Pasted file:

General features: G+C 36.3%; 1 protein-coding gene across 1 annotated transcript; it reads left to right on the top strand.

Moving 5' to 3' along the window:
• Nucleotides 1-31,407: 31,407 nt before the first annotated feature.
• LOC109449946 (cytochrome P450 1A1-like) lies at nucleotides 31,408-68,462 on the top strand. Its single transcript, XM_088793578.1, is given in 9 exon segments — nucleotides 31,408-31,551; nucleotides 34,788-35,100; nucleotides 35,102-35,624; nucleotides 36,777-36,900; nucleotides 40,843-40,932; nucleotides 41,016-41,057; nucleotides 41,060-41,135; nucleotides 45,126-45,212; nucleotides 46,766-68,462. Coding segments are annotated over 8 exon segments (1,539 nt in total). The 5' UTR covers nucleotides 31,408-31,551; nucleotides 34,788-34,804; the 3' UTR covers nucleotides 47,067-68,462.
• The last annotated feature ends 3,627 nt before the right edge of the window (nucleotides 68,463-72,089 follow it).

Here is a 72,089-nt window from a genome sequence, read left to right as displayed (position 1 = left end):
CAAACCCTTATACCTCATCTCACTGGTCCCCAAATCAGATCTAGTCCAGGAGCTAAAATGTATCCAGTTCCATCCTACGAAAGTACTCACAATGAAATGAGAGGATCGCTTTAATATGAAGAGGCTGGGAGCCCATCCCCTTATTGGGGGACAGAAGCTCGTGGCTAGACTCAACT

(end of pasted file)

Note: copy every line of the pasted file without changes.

General features: G+C 36.3%; 1 protein-coding gene across 1 annotated transcript; it reads left to right on the top strand.

Moving 5' to 3' along the window:
• Nucleotides 1-31,407: 31,407 nt before the first annotated feature.
• LOC109449946 (cytochrome P450 1A1-like) lies at nucleotides 31,408-68,462 on the top strand. Its single transcript, XM_088793578.1, is given in 9 exon segments — nucleotides 31,408-31,551; nucleotides 34,788-35,100; nucleotides 35,102-35,624; nucleotides 36,777-36,900; nucleotides 40,843-40,932; nucleotides 41,016-41,057; nucleotides 41,060-41,135; nucleotides 45,126-45,212; nucleotides 46,766-68,462. Coding segments are annotated over 8 exon segments (1,539 nt in total). The 5' UTR covers nucleotides 31,408-31,551; nucleotides 34,788-34,804; the 3' UTR covers nucleotides 47,067-68,462.
• The last annotated feature ends 3,627 nt before the right edge of the window (nucleotides 68,463-72,089 follow it).

Here is a 72,089-nt window from a genome sequence, read left to right as displayed (position 1 = left end):
CAAACCCTTATACCTCATCTCACTGGTCCCCAAATCAGATCTAGTCCAGGAGCTAAAATGTATCCAGTTCCATCCTACGAAAGTACTCACAATGAAATGAGAGGATCGCTTTAATATGAAGAGGCTGGGAGCCCATCCCCTTATTGGGGGACAGAAGCTCGTGGCTAGACTCAACT